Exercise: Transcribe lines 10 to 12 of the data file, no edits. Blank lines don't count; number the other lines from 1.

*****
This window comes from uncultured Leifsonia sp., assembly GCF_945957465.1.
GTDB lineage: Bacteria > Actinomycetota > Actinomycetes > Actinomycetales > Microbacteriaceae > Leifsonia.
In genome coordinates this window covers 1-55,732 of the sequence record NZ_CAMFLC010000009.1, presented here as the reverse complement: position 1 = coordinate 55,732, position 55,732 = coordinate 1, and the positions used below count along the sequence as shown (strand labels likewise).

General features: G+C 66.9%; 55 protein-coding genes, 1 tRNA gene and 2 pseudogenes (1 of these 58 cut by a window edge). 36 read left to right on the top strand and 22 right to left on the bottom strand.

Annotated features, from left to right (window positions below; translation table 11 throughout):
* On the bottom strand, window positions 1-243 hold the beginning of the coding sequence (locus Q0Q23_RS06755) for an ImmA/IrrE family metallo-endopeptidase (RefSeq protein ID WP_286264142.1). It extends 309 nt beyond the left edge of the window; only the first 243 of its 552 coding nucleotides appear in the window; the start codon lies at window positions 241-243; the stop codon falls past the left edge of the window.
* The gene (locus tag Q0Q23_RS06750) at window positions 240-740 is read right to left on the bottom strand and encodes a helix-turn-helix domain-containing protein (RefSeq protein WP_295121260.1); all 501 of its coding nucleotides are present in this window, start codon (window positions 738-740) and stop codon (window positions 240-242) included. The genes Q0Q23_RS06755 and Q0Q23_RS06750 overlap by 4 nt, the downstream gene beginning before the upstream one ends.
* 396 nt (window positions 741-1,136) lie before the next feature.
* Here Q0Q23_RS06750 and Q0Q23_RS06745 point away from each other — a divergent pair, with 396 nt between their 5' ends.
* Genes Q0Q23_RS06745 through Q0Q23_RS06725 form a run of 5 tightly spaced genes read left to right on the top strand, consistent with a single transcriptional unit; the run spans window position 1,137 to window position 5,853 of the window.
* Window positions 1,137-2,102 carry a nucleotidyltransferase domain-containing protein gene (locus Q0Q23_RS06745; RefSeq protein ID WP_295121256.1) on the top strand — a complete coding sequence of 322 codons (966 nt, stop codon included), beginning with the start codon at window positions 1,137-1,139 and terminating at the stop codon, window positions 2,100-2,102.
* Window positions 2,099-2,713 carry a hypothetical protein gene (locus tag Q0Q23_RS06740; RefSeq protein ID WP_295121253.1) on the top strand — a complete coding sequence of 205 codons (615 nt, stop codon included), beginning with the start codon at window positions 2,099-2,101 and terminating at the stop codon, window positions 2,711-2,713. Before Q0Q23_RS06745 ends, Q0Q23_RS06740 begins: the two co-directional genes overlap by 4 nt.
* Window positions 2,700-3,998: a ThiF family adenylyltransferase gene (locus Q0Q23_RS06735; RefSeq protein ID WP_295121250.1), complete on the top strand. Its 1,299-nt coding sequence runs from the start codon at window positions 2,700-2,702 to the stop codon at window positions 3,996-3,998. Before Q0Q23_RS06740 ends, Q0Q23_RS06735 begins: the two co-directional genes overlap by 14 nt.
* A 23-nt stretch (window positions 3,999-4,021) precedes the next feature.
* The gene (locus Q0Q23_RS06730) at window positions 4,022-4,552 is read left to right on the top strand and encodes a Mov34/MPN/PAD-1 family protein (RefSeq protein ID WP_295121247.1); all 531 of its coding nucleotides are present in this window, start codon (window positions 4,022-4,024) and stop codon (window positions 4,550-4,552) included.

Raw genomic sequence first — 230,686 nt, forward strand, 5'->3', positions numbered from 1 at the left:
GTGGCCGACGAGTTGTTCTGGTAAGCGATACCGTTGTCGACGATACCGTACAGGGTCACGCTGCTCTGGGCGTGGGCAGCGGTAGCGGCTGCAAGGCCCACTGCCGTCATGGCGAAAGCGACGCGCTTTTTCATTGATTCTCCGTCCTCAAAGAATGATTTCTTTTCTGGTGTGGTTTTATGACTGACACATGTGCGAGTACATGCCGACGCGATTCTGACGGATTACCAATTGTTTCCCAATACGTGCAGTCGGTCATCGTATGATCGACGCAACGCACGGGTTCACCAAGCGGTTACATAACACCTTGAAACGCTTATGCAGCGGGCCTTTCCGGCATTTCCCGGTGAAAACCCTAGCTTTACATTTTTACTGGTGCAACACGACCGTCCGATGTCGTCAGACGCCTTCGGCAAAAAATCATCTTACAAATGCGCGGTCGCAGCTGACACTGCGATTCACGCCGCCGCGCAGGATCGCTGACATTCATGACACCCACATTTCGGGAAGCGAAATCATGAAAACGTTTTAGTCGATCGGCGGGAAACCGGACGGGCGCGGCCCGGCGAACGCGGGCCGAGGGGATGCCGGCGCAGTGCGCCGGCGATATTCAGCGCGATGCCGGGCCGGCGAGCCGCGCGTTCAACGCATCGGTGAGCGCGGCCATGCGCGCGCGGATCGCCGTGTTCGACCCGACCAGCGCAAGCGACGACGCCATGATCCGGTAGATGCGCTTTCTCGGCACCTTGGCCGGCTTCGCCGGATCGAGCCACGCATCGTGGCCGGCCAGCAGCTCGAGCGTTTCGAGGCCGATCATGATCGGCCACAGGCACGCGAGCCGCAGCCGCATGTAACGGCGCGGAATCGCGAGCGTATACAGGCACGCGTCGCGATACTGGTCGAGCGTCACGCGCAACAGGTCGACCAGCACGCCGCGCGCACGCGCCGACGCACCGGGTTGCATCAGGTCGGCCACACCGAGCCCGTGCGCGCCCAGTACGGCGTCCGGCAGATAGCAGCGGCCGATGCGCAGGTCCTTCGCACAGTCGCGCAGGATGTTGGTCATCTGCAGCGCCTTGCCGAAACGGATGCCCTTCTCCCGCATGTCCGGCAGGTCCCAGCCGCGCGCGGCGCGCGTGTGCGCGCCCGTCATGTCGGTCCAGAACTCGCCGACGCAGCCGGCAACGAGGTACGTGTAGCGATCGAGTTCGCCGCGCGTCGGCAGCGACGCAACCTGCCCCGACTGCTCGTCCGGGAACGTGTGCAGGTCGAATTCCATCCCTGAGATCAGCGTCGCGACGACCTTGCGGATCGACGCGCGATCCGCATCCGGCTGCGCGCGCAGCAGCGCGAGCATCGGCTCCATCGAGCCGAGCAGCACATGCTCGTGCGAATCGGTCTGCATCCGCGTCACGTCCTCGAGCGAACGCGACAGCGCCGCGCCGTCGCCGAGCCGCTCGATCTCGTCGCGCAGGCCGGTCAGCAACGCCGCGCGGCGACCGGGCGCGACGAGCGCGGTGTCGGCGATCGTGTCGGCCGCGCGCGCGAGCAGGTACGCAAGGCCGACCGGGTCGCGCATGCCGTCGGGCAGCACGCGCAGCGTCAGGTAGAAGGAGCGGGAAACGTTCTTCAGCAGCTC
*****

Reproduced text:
* Genes Q0Q23_RS06745 through Q0Q23_RS06725 form a run of 5 tightly spaced genes read left to right on the top strand, consistent with a single transcriptional unit; the run spans window position 1,137 to window position 5,853 of the window.
* Window positions 1,137-2,102 carry a nucleotidyltransferase domain-containing protein gene (locus Q0Q23_RS06745; RefSeq protein ID WP_295121256.1) on the top strand — a complete coding sequence of 322 codons (966 nt, stop codon included), beginning with the start codon at window positions 1,137-1,139 and terminating at the stop codon, window positions 2,100-2,102.
* Window positions 2,099-2,713 carry a hypothetical protein gene (locus tag Q0Q23_RS06740; RefSeq protein ID WP_295121253.1) on the top strand — a complete coding sequence of 205 codons (615 nt, stop codon included), beginning with the start codon at window positions 2,099-2,101 and terminating at the stop codon, window positions 2,711-2,713. Before Q0Q23_RS06745 ends, Q0Q23_RS06740 begins: the two co-directional genes overlap by 4 nt.